Economy

US raw material export ban brings up concerns on Covid-19 vaccine shortages

PT Jyothi Datta Mumbai | Updated on April 24, 2021

Industry hopeful some critical components are released

Even as the United States Biden Administration stands by its decision to ban the export of raw-materials, concerns run high on whether the decision would worsen the ground reality where vaccines are already in short-supply.

There is particular concern on the World Health Organization-supported Covax facility, tasked with ensuring equitable access of vaccines across the world, specially to low and middle income countries. Serum Institute of India (SII) supplies the Astra-Zeneca-OxfordUniversity vaccine to Covax and its Chief Executive had been among the earliest to flag the vaccine shortages that would arise following the US ban on raw material exports, after it decided to invoke the Defense Production Act.

Also read: WHO chief expresses concern over rising Covid cases and deaths

Even as the US administration stays focusses on vaccinating more people in their country, vaccine industry sources are hopeful that the US may allow the export of some critical components that are required to make vaccines. Otherwise it risks delaying the supply of vaccines to countries including India, presently seeing a surge in corona virus cases.

On Friday, a joint media interaction by a platform for big pharmaceutical companies and developing country vaccine manufacturers had cautioned that the supply would fall short of projections, if export bans and trade restrictions were imposed. Over 200 components are used from different countries, including the US, they pointed out. And it would be difficult to look for an alternative supplier now, as that would require a fresh round of batch testing and regulatory approvals at multiple stages. And that in turn would delay the supply of vaccines.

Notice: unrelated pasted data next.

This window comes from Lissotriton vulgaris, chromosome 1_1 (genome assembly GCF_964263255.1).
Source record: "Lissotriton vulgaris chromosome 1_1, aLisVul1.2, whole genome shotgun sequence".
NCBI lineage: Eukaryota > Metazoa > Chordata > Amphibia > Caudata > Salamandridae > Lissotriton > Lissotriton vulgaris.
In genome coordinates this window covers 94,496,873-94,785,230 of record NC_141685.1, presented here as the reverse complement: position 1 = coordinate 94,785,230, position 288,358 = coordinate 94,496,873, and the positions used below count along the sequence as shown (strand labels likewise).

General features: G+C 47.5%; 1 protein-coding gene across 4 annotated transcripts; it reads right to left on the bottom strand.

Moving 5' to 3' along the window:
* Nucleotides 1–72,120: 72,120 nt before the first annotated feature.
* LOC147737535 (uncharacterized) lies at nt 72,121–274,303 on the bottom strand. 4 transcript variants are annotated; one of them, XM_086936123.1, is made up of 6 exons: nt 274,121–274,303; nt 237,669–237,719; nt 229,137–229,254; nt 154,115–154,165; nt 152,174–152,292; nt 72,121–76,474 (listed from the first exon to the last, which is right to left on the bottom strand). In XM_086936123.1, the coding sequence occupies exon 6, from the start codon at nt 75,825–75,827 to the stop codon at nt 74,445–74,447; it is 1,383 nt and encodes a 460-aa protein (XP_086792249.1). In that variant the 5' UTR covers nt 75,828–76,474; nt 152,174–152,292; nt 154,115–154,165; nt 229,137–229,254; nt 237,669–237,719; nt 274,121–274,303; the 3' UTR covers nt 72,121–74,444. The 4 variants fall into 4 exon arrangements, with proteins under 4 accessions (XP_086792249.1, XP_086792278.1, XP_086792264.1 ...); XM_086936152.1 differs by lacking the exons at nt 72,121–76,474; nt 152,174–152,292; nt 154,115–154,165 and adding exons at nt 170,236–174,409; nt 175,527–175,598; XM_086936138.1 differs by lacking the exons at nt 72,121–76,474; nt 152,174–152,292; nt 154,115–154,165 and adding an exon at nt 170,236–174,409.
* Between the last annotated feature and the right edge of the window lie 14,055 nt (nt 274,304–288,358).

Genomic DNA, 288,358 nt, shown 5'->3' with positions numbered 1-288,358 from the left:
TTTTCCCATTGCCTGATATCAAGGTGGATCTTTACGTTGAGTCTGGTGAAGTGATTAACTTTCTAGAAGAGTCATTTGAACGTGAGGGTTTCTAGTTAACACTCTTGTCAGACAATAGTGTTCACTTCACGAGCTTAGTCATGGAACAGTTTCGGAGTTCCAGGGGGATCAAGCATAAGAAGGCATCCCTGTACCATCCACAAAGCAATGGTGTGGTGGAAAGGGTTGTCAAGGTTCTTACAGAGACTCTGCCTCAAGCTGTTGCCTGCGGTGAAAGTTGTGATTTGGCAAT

Supplies hampered

Sai Prasad, Executive Director, Quality Operations, Bharat Biotech and President, Developing Countries Vaccine Manufacturers’ Network (DCVMN), had said the raw-material shortage was hampering vaccine supplies. Single use materials, plastic consumables etc were in short supply, and “there was no solution in sight”, he added.

Also with DCVMN, its chief executive, Rajinder Suri said, the raw material shortage would affect vaccine-makers’ efforts to ramp-up capacities.

Calling for a quick resolution of the situation, Michelle McMurry-Heath, President & Chief Executive, Biotechnology Innovation Organization (BIO) observed that the US DPA was “well intentioned, but misguided.”

A note from the International Federation of Pharmaceutical Manufacturers & Associations (IFPMA), BIO and DCVMN said, the one billion Covid-19 vaccine production milestone had been reached, and the aim was to get to 10 billion doses by end 2021.

Published on April 24, 2021

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